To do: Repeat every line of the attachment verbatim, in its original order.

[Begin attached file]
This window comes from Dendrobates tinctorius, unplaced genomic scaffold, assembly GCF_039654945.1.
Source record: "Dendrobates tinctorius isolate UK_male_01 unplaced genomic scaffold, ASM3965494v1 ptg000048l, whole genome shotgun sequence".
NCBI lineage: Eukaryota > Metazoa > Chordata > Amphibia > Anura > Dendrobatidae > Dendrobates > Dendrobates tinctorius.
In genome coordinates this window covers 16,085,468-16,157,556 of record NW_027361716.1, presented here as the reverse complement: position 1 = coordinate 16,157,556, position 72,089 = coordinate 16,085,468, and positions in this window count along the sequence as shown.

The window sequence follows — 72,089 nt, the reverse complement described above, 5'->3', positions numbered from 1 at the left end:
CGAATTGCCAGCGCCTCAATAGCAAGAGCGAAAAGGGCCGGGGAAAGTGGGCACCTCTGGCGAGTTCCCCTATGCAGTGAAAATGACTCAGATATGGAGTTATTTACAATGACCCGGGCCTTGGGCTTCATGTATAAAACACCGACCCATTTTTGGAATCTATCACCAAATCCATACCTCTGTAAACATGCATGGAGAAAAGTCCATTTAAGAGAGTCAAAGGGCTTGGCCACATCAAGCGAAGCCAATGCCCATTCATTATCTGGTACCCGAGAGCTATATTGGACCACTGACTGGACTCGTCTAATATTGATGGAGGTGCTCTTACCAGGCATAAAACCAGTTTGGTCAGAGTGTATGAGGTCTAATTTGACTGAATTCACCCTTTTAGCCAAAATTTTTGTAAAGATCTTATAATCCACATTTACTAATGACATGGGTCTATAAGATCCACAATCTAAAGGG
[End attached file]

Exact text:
This window comes from Dendrobates tinctorius, unplaced genomic scaffold, assembly GCF_039654945.1.
Source record: "Dendrobates tinctorius isolate UK_male_01 unplaced genomic scaffold, ASM3965494v1 ptg000048l, whole genome shotgun sequence".
NCBI lineage: Eukaryota > Metazoa > Chordata > Amphibia > Anura > Dendrobatidae > Dendrobates > Dendrobates tinctorius.
In genome coordinates this window covers 16,085,468-16,157,556 of record NW_027361716.1, presented here as the reverse complement: position 1 = coordinate 16,157,556, position 72,089 = coordinate 16,085,468, and positions in this window count along the sequence as shown.

The window sequence follows — 72,089 nt, the reverse complement described above, 5'->3', positions numbered from 1 at the left end:
CGAATTGCCAGCGCCTCAATAGCAAGAGCGAAAAGGGCCGGGGAAAGTGGGCACCTCTGGCGAGTTCCCCTATGCAGTGAAAATGACTCAGATATGGAGTTATTTACAATGACCCGGGCCTTGGGCTTCATGTATAAAACACCGACCCATTTTTGGAATCTATCACCAAATCCATACCTCTGTAAACATGCATGGAGAAAAGTCCATTTAAGAGAGTCAAAGGGCTTGGCCACATCAAGCGAAGCCAATGCCCATTCATTATCTGGTACCCGAGAGCTATATTGGACCACTGACTGGACTCGTCTAATATTGATGGAGGTGCTCTTACCAGGCATAAAACCAGTTTGGTCAGAGTGTATGAGGTCTAATTTGACTGAATTCACCCTTTTAGCCAAAATTTTTGTAAAGATCTTATAATCCACATTTACTAATGACATGGGTCTATAAGATCCACAATCTAAAGGG